“I didn’t have the Maine light at that time — it freshened me up,” he said. “I’m not sure whether it’s age, too, wanting things to be brighter and also allowing the paintings to be fresher.”

While building his first Maine studio on the waterfront in Belfast, the carpenters started putting in windows. Garde told them to stop — he wouldn’t get his work done if he had windows. He would go out onto his porch if he wanted to see the ocean.

“I am a realist,” said Garde. “My work looks like paintings. My paint looks like paint. My brush strokes look like marks that have been made with pigment — and I have a good time.”

He starts a painting by covering the canvas with areas of color, trying to use his ingrained sense of design.

“I look at it and I want it to talk to me, and sometimes it doesn’t always do that,” he said. “I like going back and letting history feed me, and I like the subjects to be the least specific as possible.”

He paints mostly with acrylics on canvases of all sizes, but he also works with ceramic, clay and prints. Some themes reoccur. For example, he has a series of paintings, strappos and sculptures in which the subject is a kimono, a chair or a human head.

He wants the paintings to stay “fresh and spontaneous.”

“Once the subject is taken care of, the identity has taken place,” he said. “The labor intensity isn’t being conveyed. This is inevitable and the way it’s meant to be.”

Garde developed and named strappo printmaking — a combination of painting and printmaking — which he teaches in workshops throughout Maine and Florida.

He completes about 30 paintings and 200 strappos each year.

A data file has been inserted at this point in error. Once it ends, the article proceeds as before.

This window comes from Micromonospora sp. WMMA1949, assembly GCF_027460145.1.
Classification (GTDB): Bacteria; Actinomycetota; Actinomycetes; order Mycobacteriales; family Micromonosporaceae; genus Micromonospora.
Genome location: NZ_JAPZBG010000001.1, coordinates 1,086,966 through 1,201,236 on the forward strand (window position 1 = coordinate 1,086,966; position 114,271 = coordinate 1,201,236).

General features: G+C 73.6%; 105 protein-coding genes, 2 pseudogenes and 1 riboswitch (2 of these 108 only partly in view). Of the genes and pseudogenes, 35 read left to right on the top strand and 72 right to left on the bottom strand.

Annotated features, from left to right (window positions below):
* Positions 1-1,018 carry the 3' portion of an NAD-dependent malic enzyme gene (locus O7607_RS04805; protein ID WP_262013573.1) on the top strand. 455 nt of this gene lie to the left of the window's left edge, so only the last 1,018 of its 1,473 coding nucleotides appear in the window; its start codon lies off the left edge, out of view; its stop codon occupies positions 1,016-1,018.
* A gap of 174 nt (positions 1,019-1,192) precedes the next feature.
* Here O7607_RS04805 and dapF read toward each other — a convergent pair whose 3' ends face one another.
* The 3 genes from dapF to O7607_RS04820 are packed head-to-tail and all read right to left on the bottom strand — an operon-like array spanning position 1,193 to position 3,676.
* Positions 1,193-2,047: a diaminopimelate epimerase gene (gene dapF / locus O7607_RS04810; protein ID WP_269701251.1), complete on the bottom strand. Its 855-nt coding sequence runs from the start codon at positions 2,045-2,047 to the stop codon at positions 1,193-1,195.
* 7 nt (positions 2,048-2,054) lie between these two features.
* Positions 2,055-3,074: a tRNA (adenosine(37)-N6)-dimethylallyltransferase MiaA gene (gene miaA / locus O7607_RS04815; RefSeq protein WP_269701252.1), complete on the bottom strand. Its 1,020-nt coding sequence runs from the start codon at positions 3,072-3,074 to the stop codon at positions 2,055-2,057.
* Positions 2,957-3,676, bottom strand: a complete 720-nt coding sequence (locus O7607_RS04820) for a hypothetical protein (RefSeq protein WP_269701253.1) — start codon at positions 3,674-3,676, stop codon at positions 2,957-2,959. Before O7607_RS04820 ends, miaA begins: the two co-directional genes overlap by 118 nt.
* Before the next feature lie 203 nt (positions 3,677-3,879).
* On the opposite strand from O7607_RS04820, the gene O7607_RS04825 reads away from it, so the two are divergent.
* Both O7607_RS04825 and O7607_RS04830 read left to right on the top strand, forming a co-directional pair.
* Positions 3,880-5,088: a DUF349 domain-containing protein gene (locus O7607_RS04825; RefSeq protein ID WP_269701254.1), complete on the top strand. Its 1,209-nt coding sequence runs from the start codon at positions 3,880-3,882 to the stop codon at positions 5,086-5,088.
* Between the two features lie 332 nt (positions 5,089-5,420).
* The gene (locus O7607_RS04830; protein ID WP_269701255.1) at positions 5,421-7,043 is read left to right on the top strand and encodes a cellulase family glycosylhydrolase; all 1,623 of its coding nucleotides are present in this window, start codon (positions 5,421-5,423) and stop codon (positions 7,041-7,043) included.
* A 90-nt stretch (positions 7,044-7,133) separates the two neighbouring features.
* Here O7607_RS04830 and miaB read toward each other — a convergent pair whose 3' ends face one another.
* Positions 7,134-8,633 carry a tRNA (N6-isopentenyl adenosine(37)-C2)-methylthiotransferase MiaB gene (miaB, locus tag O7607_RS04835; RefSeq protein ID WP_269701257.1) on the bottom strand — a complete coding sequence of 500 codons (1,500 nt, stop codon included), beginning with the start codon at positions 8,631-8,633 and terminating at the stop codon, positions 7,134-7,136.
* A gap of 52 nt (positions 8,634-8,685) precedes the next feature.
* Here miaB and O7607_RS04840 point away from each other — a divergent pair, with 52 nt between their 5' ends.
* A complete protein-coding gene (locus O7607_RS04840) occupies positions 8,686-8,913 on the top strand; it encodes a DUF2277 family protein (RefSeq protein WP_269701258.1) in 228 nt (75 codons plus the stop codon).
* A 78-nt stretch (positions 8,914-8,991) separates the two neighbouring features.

“This is a man who is uncompromising in his dedication to the act of painting,” said Shetterly. “When I say uncompromising, I mean that not just is he an authentic artist, he doesn’t paint for a market … I’ve known Harold for a long time, and although he likes to sell paintings, he always has his eyes on a different goal, and that’s to make the best art possible.”

“Because I am free to paint for myself, I go to things that are more formal challenges,” Garde said. “There is a lot of psychodrama that comes up.”

In some paintings, he uses letters and numbers as a focal point, but he often doesn’t have a definite reason for the word or number sequence.

“And I don’t put barriers down.” In one art show, he noticed that one of his paintings had rags incorporated into the piece. “I didn’t know how it happened.”

Although he doesn’t paint for galleries, he can’t count the number of shows he has displayed in since his first exhibit in 1970.

“It was a wonderful, ridiculous month for exhibits,” said Garde, who had exhibits in Wyoming, Texas, Rockland and Ellsworth. “I’m spreading out like tentacles.”

On Aug. 27, Garde attended the opening of his exhibit at the Courthouse Gallery in Ellsworth. He shares the exhibit “Abstract Expressionism” with two artists — Stephen Pace and George Wardlaw.

“Generally I won’t do a group show, but the thematic show of abstract expressionism was so irresistible,” Garde said. “It just seemed like such a step above what galleries normally do. It’s scholarly and meaningful in both the history and vision.”

Two films have been made about Garde’s life and art: a 30-minute film as part of “Maine Masters,” a nine-film series by the Union of Maine Visual Arts; and a one-hour film, “Harold Garde, Working Artist” by Dale Schierholt.

“I think when most of us think about artists, we don’t often think in terms of courage,” said Shetterly. “But about Harold — I think it would be appropriate to use that word. Because of his unwillingness to compromise, he displays a kind of courage to look as critically and deeply at art and humanity as anyone can.”